He spent two weeks working with each of the company’s business units. “They really tried to give me a taste of everything the office had to offer. I annotated drawings that were actually being worked on by other engineers at the same time, I created a topographic map of Durham County using GIS, and I even did my own takeoff for a project that had just finished a month before!” he says.
“It felt like I was an actual employee there. Everyone treated me with the same respect they showed their other coworkers and I felt that the work that they gave me was a perfect match for my skillset. They had me doing busy work to an extent, but it was busy work that actually mattered to the project. Like annotating drawings. Sure, they’ll revise it and look for mistakes and add things I missed, but for the most part that will be some of my work that they show their contractor. There was never any work that I felt didn’t matter.
“In the time I was there,” he continued, “I saw the workers lay down about 80 ft. of ductile iron pipe and install a fire hydrant assembly, which might be one of the coolest things I’ve ever seen in my life.”
After a year studying construction management at UNC Charlotte, Victor changed to a double major of communications and geography. “STEM fields like engineering could use good communicators for data and working with contractors,” he says.
The Business Side of Engineering
High school student Ivy Jones learned about DYIP through a newspaper clipping. “It sounds ancient, but my mom had a newspaper clipping and I kept asking her about it,” she laughs. At 16 she earned her first DYIP internship with the Durham County sheriff department. “I was trying to figure out what I wanted to do. It was really informative and very cool!” Ivy recalls.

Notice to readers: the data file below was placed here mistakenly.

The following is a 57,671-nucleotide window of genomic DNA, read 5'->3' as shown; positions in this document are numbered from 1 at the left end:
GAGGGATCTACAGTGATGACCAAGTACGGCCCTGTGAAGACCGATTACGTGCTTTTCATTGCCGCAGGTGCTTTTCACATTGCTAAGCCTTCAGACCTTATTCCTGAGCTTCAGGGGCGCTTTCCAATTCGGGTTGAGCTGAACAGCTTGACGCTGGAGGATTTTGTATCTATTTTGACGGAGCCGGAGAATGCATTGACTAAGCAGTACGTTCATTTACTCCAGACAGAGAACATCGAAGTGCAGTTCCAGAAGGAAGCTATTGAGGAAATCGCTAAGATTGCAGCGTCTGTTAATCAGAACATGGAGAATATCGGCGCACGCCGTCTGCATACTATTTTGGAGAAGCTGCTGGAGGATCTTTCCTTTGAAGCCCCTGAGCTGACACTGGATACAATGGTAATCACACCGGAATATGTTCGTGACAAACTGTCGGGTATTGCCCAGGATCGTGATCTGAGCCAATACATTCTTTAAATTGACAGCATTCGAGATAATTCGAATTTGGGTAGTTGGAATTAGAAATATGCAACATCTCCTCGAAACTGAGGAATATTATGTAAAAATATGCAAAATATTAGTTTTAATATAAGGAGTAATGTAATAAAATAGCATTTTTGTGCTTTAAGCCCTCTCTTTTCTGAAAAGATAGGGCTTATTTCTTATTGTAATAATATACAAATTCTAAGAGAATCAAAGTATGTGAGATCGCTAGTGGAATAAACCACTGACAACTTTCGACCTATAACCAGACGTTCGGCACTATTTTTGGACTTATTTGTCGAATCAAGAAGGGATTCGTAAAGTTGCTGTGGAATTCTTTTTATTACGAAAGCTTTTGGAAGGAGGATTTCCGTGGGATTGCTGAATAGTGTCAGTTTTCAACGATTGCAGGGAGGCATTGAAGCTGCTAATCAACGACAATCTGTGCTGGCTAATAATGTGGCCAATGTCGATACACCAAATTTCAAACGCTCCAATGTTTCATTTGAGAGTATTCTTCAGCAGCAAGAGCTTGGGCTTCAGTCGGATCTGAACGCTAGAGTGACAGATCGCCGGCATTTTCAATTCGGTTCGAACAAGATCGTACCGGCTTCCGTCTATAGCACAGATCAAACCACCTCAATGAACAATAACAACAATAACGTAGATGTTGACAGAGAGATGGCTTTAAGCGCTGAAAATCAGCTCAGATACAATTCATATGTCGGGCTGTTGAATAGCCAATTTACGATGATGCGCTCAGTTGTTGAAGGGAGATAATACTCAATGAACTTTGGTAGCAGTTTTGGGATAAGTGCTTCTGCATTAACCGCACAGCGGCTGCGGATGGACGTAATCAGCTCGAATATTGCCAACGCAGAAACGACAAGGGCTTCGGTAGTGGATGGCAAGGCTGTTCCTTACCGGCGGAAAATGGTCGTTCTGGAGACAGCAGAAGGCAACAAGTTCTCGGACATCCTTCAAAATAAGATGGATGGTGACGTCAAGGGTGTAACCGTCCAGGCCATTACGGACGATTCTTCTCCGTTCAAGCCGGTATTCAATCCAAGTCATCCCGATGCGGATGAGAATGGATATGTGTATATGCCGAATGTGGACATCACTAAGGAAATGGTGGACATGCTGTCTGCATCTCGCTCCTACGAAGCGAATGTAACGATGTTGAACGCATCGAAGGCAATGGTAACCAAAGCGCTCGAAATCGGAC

Last summer, as a rising senior, Ivy applied for an internship with McKim & Creed. She says she wasn’t really interested in engineering until Wes Hutchins, an engineer intern with McKim & Creed, interviewed her. “As he talked about it, I became more interested in it.”
Her favorite part of the internship was visiting project worksites. “I had looked at the plans but it was hard to visualize, and it’s just ink.” Seeing pipes and manholes going into the ground, however, made the plans, and her career goals, crystal clear.
In June, Ivy was awarded the State Employees Credit Union People Helping People Award and a $10,000 college scholarship. This fall she will enter N.C. State University’s College of Engineering and will study civil engineering. Or mechanical engineering. Or both. She’s researched various engineering career paths and sees herself helping solve communities’ infrastructure problems. She also enjoyed learning the business side of engineering. “I didn’t realize there would be SO MANY client meetings,” she laughs.
A Model to Grow DYIP
“McKim & Creed has been an absolutely superb partner” with DYIP, says James. The company “interviews the students, makes a selection based on those interviews and hires the interns directly. This is the model we need to grow Durham YouthWork.”
From McKim & Creed’s perspective, DYIP is a sterling example of a successful internship program. “We have had the opportunity to work with three very talented young people through this program, and we are especially proud that all three have decided to pursue careers associated with engineering,” adds Ben Latino, PE, regional manager with McKim & Creed.
Today’s summer interns are tomorrow’s infrastructure leaders, and if Mya, Victor and Ivy are any indication, our future looks bright.